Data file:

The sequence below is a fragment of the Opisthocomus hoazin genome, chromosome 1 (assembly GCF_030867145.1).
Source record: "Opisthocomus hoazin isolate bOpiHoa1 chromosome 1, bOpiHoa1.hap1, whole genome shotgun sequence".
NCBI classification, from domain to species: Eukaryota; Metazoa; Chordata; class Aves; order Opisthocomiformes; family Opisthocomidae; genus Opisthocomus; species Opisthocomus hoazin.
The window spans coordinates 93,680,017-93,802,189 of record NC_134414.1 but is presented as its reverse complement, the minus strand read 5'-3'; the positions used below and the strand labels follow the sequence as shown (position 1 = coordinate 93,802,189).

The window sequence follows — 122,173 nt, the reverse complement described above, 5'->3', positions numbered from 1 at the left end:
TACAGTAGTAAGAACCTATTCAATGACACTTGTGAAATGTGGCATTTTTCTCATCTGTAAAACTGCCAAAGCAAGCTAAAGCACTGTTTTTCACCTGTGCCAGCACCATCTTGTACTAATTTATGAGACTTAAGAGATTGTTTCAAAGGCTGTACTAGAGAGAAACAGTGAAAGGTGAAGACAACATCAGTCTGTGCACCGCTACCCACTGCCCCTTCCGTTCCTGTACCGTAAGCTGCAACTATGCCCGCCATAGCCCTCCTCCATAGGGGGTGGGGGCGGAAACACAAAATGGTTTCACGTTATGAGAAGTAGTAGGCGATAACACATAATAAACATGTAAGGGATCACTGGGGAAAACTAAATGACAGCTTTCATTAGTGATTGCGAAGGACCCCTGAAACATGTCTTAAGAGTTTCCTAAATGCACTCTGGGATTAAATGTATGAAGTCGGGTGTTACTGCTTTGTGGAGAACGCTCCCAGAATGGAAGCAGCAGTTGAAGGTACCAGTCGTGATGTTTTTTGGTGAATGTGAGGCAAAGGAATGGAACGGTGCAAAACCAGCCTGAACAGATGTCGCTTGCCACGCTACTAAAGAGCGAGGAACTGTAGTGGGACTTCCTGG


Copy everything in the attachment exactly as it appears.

The sequence below is a fragment of the Opisthocomus hoazin genome, chromosome 1 (assembly GCF_030867145.1).
Source record: "Opisthocomus hoazin isolate bOpiHoa1 chromosome 1, bOpiHoa1.hap1, whole genome shotgun sequence".
NCBI classification, from domain to species: Eukaryota; Metazoa; Chordata; class Aves; order Opisthocomiformes; family Opisthocomidae; genus Opisthocomus; species Opisthocomus hoazin.
The window spans coordinates 93,680,017-93,802,189 of record NC_134414.1 but is presented as its reverse complement, the minus strand read 5'-3'; the positions used below and the strand labels follow the sequence as shown (position 1 = coordinate 93,802,189).

The window sequence follows — 122,173 nt, the reverse complement described above, 5'->3', positions numbered from 1 at the left end:
TACAGTAGTAAGAACCTATTCAATGACACTTGTGAAATGTGGCATTTTTCTCATCTGTAAAACTGCCAAAGCAAGCTAAAGCACTGTTTTTCACCTGTGCCAGCACCATCTTGTACTAATTTATGAGACTTAAGAGATTGTTTCAAAGGCTGTACTAGAGAGAAACAGTGAAAGGTGAAGACAACATCAGTCTGTGCACCGCTACCCACTGCCCCTTCCGTTCCTGTACCGTAAGCTGCAACTATGCCCGCCATAGCCCTCCTCCATAGGGGGTGGGGGCGGAAACACAAAATGGTTTCACGTTATGAGAAGTAGTAGGCGATAACACATAATAAACATGTAAGGGATCACTGGGGAAAACTAAATGACAGCTTTCATTAGTGATTGCGAAGGACCCCTGAAACATGTCTTAAGAGTTTCCTAAATGCACTCTGGGATTAAATGTATGAAGTCGGGTGTTACTGCTTTGTGGAGAACGCTCCCAGAATGGAAGCAGCAGTTGAAGGTACCAGTCGTGATGTTTTTTGGTGAATGTGAGGCAAAGGAATGGAACGGTGCAAAACCAGCCTGAACAGATGTCGCTTGCCACGCTACTAAAGAGCGAGGAACTGTAGTGGGACTTCCTGG